7. Rizzo is one of those problems. For someone who tried to play through post-concussion symptoms for more than two months last year, and was allowed to play through them even after reporting them to Boone, I don’t know how Rizzo isn’t currently being re-evaluated for an ongoing concussion issue. You may think, “Well, of course the Yankees evaluated him recently and cleared him to play,” however, you probably also thought they evaluated him in May, June, July or August of last season, or after he complained about head issues, when instead, they just kept playing him.

My concern isn’t necessarily about Rizzo’s bat, which has been so-so through 16 games, it’s about his defense. If Rizzo was having depth perception issues last summer from his late-May concussion, I don’t know how anyone could watch him play in 2024 and think those issues aren’t lingering. Rizzo has been unable to pick short hops on throws from infielders, has bobbled and booted routine ground balls hit to him, has let would-be double play balls go under his glove and now is even dropping throws that reach him in the air. He looks lost in the field, when at his best, he’s one of the very best first defensive basemen in the world.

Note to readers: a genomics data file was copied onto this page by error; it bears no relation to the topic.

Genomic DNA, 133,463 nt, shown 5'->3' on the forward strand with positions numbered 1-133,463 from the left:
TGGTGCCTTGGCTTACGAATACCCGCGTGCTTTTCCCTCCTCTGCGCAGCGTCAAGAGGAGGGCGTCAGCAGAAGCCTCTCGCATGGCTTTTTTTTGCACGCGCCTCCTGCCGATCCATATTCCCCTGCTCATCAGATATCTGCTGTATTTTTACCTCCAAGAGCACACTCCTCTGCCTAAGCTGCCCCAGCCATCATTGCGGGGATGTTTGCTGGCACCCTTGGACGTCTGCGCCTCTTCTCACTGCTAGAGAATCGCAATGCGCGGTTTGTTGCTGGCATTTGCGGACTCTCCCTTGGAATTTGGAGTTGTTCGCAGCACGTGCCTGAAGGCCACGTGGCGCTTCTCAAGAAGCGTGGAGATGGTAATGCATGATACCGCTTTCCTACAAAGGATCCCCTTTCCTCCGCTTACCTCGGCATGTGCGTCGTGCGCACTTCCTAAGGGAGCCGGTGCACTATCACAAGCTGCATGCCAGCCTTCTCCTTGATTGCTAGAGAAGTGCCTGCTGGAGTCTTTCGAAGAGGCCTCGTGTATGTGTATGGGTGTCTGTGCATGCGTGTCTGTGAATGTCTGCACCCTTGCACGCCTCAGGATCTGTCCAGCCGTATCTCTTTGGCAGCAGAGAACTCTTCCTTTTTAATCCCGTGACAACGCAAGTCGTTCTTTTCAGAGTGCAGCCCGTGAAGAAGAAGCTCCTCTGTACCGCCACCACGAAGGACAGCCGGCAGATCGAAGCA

8. Rizzo isn’t the only infielder having a hard time. The up-the-middle tandem of reigning Gold Glove winner Volpe and Torres has been a mess. Short hopping routine throws to first, airmailing inning-ending balls into the camera well, kicking around ground balls hit right at them. I’m less concerned with Volpe since I do trust him and the plays in the late innings in Arizona and Cleveland are hopefully just unfortunate, ill-timed mistakes. I’m extremely concerned about Torres who isn’t just not fielding, but isn’t hitting at all and has a history of running the bases as if he has to be pegged to be thrown out.

9. Verdugo is the other issue offensively. (You can disregard the catching situation offensively since I expect the duo to come up with a hit every other week.) However, my expectations for Verdugo weren’t much given his status as a league-average hitter in his career, so he has been about as good as I thought he would be, which isn’t very good at all.

10. At some point, I would think, Judge will have his typical numbers (if he’s not already headed there) and Rizzo, if healthy, will be a trustworthy middle-of-the-order bat with a stellar glove, and you would like to think Torres will figure it out. Add in DJ LeMahieu possibly going out for a rehab assignment this coming weekend and the problems and fears of the 2024 offense just being the 2023 offense with Soto and a better Volpe may be able to dissipate. For now, given the lack of production the Yankees have received from so many important names and spots in the lineup, it’s amazing they’re 12-4. But I’ll take it.